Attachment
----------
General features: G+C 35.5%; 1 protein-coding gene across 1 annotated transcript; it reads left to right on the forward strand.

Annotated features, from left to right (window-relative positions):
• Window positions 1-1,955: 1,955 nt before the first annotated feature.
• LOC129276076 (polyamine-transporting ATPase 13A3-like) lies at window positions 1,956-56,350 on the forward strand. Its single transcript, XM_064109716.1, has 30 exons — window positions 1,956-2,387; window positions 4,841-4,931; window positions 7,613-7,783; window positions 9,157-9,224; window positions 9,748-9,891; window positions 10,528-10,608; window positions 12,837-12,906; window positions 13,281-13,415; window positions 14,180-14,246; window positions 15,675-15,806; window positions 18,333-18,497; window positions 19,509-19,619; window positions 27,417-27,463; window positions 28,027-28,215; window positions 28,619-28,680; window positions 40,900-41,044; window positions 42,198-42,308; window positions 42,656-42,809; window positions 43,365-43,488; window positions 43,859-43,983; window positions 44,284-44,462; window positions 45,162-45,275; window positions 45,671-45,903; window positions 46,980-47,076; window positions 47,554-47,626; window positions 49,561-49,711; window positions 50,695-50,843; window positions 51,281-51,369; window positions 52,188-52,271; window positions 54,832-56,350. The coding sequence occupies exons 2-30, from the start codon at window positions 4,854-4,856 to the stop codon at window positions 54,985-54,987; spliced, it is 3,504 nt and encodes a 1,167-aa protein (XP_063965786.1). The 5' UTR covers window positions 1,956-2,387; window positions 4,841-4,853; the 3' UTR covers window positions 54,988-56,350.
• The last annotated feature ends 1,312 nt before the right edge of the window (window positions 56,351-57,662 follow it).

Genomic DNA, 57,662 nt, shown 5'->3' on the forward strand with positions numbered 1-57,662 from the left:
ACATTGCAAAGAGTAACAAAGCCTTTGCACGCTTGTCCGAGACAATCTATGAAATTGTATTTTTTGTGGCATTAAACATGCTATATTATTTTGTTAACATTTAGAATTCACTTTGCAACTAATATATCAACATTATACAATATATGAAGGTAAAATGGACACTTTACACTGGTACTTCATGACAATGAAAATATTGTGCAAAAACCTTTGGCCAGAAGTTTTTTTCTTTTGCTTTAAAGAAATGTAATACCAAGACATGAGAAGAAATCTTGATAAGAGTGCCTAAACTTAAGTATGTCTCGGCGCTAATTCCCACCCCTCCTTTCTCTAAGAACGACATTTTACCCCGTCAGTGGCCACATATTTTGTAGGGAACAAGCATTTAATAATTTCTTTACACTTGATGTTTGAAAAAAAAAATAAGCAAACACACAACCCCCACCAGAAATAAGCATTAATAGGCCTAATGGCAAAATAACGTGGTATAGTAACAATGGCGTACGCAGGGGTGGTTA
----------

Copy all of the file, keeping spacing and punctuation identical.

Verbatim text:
General features: G+C 35.5%; 1 protein-coding gene across 1 annotated transcript; it reads left to right on the forward strand.

Annotated features, from left to right (window-relative positions):
• Window positions 1-1,955: 1,955 nt before the first annotated feature.
• LOC129276076 (polyamine-transporting ATPase 13A3-like) lies at window positions 1,956-56,350 on the forward strand. Its single transcript, XM_064109716.1, has 30 exons — window positions 1,956-2,387; window positions 4,841-4,931; window positions 7,613-7,783; window positions 9,157-9,224; window positions 9,748-9,891; window positions 10,528-10,608; window positions 12,837-12,906; window positions 13,281-13,415; window positions 14,180-14,246; window positions 15,675-15,806; window positions 18,333-18,497; window positions 19,509-19,619; window positions 27,417-27,463; window positions 28,027-28,215; window positions 28,619-28,680; window positions 40,900-41,044; window positions 42,198-42,308; window positions 42,656-42,809; window positions 43,365-43,488; window positions 43,859-43,983; window positions 44,284-44,462; window positions 45,162-45,275; window positions 45,671-45,903; window positions 46,980-47,076; window positions 47,554-47,626; window positions 49,561-49,711; window positions 50,695-50,843; window positions 51,281-51,369; window positions 52,188-52,271; window positions 54,832-56,350. The coding sequence occupies exons 2-30, from the start codon at window positions 4,854-4,856 to the stop codon at window positions 54,985-54,987; spliced, it is 3,504 nt and encodes a 1,167-aa protein (XP_063965786.1). The 5' UTR covers window positions 1,956-2,387; window positions 4,841-4,853; the 3' UTR covers window positions 54,988-56,350.
• The last annotated feature ends 1,312 nt before the right edge of the window (window positions 56,351-57,662 follow it).

Genomic DNA, 57,662 nt, shown 5'->3' on the forward strand with positions numbered 1-57,662 from the left:
ACATTGCAAAGAGTAACAAAGCCTTTGCACGCTTGTCCGAGACAATCTATGAAATTGTATTTTTTGTGGCATTAAACATGCTATATTATTTTGTTAACATTTAGAATTCACTTTGCAACTAATATATCAACATTATACAATATATGAAGGTAAAATGGACACTTTACACTGGTACTTCATGACAATGAAAATATTGTGCAAAAACCTTTGGCCAGAAGTTTTTTTCTTTTGCTTTAAAGAAATGTAATACCAAGACATGAGAAGAAATCTTGATAAGAGTGCCTAAACTTAAGTATGTCTCGGCGCTAATTCCCACCCCTCCTTTCTCTAAGAACGACATTTTACCCCGTCAGTGGCCACATATTTTGTAGGGAACAAGCATTTAATAATTTCTTTACACTTGATGTTTGAAAAAAAAAATAAGCAAACACACAACCCCCACCAGAAATAAGCATTAATAGGCCTAATGGCAAAATAACGTGGTATAGTAACAATGGCGTACGCAGGGGTGGTTA